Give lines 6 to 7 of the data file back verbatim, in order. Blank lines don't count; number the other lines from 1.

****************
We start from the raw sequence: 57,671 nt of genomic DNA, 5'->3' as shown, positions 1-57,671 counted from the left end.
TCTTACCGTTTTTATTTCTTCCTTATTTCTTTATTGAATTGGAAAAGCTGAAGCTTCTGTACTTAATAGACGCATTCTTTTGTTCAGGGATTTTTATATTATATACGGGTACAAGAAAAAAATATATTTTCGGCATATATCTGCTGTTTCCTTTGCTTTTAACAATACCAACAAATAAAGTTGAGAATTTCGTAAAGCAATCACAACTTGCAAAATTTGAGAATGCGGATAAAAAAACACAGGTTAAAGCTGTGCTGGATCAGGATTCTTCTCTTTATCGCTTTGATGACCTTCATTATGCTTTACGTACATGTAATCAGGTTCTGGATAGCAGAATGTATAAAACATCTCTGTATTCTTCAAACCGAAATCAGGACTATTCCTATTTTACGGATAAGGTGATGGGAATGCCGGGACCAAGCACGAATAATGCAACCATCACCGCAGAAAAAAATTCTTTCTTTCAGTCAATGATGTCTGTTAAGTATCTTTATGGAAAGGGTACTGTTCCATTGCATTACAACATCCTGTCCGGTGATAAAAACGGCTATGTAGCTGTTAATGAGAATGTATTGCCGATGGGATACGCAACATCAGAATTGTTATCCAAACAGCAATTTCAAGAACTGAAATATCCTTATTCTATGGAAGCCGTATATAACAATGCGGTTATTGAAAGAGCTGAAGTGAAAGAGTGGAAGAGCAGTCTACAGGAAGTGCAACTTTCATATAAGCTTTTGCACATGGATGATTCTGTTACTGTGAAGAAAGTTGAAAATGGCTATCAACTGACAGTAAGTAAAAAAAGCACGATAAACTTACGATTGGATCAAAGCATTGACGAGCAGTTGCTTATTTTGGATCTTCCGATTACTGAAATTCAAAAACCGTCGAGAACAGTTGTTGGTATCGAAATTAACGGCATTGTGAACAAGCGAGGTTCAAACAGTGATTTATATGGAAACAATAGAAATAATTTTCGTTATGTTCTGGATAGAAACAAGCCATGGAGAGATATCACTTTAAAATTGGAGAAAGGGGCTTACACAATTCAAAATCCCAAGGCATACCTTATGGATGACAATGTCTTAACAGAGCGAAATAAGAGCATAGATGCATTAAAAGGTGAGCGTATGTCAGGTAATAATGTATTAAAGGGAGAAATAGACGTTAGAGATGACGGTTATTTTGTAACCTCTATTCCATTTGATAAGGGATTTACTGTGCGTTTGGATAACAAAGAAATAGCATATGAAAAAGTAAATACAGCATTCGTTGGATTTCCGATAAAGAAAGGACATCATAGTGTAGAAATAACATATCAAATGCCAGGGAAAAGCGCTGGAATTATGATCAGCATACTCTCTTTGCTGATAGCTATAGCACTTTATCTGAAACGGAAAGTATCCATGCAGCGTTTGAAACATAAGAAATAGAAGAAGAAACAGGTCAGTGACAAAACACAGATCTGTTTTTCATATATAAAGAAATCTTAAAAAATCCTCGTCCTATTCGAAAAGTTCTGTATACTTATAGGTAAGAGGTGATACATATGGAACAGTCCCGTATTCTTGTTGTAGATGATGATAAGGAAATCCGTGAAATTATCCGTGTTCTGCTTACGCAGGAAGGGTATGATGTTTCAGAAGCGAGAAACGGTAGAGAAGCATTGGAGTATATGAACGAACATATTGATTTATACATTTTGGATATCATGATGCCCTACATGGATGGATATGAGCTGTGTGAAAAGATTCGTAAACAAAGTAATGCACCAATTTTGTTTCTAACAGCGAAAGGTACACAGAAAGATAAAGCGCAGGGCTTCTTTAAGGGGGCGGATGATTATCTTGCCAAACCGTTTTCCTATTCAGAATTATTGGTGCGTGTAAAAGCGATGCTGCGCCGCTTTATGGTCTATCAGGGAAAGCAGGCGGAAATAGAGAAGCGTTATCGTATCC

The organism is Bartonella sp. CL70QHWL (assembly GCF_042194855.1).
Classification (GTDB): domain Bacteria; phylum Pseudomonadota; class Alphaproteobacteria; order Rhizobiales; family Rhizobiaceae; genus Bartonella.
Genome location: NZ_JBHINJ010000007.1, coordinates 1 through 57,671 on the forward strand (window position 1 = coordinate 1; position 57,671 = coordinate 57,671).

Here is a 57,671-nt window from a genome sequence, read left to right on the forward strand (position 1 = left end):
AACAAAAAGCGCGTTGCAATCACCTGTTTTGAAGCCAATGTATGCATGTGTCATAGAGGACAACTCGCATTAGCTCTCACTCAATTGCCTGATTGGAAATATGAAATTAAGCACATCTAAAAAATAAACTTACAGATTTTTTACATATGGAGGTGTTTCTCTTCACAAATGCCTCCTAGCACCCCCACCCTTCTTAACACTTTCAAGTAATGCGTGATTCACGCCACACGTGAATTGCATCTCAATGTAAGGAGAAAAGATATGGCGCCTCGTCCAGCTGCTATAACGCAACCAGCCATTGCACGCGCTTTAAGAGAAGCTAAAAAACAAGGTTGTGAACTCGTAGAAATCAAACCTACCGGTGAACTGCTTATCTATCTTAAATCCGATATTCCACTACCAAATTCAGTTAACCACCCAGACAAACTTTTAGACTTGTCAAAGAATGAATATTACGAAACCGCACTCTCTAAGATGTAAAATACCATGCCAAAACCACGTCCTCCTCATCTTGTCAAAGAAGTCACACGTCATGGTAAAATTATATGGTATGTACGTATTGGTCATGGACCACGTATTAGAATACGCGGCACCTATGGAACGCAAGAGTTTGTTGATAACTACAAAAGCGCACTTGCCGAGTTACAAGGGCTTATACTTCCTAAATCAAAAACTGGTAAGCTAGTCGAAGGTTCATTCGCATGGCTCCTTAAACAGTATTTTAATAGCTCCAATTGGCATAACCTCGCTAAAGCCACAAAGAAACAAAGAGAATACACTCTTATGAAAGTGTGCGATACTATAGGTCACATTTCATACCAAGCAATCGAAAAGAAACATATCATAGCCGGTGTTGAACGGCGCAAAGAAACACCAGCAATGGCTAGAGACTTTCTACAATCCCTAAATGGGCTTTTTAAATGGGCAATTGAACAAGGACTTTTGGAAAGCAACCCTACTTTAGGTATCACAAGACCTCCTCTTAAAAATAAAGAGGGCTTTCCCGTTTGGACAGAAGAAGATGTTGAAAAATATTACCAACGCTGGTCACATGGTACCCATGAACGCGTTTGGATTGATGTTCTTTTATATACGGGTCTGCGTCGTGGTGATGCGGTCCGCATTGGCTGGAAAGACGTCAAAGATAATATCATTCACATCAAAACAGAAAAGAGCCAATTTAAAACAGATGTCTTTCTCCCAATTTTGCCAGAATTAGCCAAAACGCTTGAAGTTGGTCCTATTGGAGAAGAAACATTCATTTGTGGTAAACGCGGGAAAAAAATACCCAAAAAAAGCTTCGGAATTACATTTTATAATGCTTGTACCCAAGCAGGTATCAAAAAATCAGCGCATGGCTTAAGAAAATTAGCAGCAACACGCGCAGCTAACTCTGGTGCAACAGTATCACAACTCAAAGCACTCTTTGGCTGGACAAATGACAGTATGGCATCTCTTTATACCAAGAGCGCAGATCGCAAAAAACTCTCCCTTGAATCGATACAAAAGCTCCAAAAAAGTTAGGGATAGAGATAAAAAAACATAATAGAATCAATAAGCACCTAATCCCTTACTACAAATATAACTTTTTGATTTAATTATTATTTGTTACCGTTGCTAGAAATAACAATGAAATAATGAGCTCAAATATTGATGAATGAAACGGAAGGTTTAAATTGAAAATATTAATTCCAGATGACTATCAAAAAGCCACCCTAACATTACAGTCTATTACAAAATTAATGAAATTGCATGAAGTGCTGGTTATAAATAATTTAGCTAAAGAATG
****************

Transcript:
Here is a 57,671-nt window from a genome sequence, read left to right on the forward strand (position 1 = left end):
AACAAAAAGCGCGTTGCAATCACCTGTTTTGAAGCCAATGTATGCATGTGTCATAGAGGACAACTCGCATTAGCTCTCACTCAATTGCCTGATTGGAAATATGAAATTAAGCACATCTAAAAAATAAACTTACAGATTTTTTACATATGGAGGTGTTTCTCTTCACAAATGCCTCCTAGCACCCCCACCCTTCTTAACACTTTCAAGTAATGCGTGATTCACGCCACACGTGAATTGCATCTCAATGTAAGGAGAAAAGATATGGCGCCTCGTCCAGCTGCTATAACGCAACCAGCCATTGCACGCGCTTTAAGAGAAGCTAAAAAACAAGGTTGTGAACTCGTAGAAATCAAACCTACCGGTGAACTGCTTATCTATCTTAAATCCGATATTCCACTACCAAATTCAGTTAACCACCCAGACAAACTTTTAGACTTGTCAAAGAATGAATATTACGAAACCGCACTCTCTAAGATGTAAAATACCATGCCAAAACCACGTCCTCCTCATCTTGTCAAAGAAGTCACACGTCATGGTAAAATTATATGGTATGTACGTATTGGTCATGGACCACGTATTAGAATACGCGGCACCTATGGAACGCAAGAGTTTGTTGATAACTACAAAAGCGCACTTGCCGAGTTACAAGGGCTTATACTTCCTAAATCAAAAACTGGTAAGCTAGTCGAAGGTTCATTCGCATGGCTCCTTAAACAGTATTTTAATAGCTCCAATTGGCATAACCTCGCTAAAGCCACAAAGAAACAAAGAGAATACACTCTTATGAAAGTGTGCGATACTATAGGTCACATTTCATACCAAGCAATCGAAAAGAAACATATCATAGCCGGTGTTGAACGGCGCAAAGAAACACCAGCAATGGCTAGAGACTTTCTACAATCCCTAAATGGGCTTTTTAAATGGGCAATTGAACAAGGACTTTTGGAAAGCAACCCTACTTTAGGTATCACAAGACCTCCTCTTAAAAATAAAGAGGGCTTTCCCGTTTGGACAGAAGAAGATGTTGAAAAATATTACCAACGCTGGTCACATGGTACCCATGAACGCGTTTGGATTGATGTTCTTTTATATACGGGTCTGCGTCGTGGTGATGCGGTCCGCATTGGCTGGAAAGACGTCAAAGATAATATCATTCACATCAAAACAGAAAAGAGCCAATTTAAAACAGATGTCTTTCTCCCAATTTTGCCAGAATTAGCCAAAACGCTTGAAGTTGGTCCTATTGGAGAAGAAACATTCATTTGTGGTAAACGCGGGAAAAAAATACCCAAAAAAAGCTTCGGAATTACATTTTATAATGCTTGTACCCAAGCAGGTATCAAAAAATCAGCGCATGGCTTAAGAAAATTAGCAGCAACACGCGCAGCTAACTCTGGTGCAACAGTATCACAACTCAAAGCACTCTTTGGCTGGACAAATGACAGTATGGCATCTCTTTATACCAAGAGCGCAGATCGCAAAAAACTCTCCCTTGAATCGATACAAAAGCTCCAAAAAAGTTAGGGATAGAGATAAAAAAACATAATAGAATCAATAAGCACCTAATCCCTTACTACAAATATAACTTTTTGATTTAATTATTATTTGTTACCGTTGCTAGAAATAACAATGAAATAATGAGCTCAAATATTGATGAATGAAACGGAAGGTTTAAATTGAAAATATTAATTCCAGATGACTATCAAAAAGCCACCCTAACATTACAGTCTATTACAAAATTAATGAAATTGCATGAAGTGCTGGTTATAAATAATTTAGCTAAAGAATG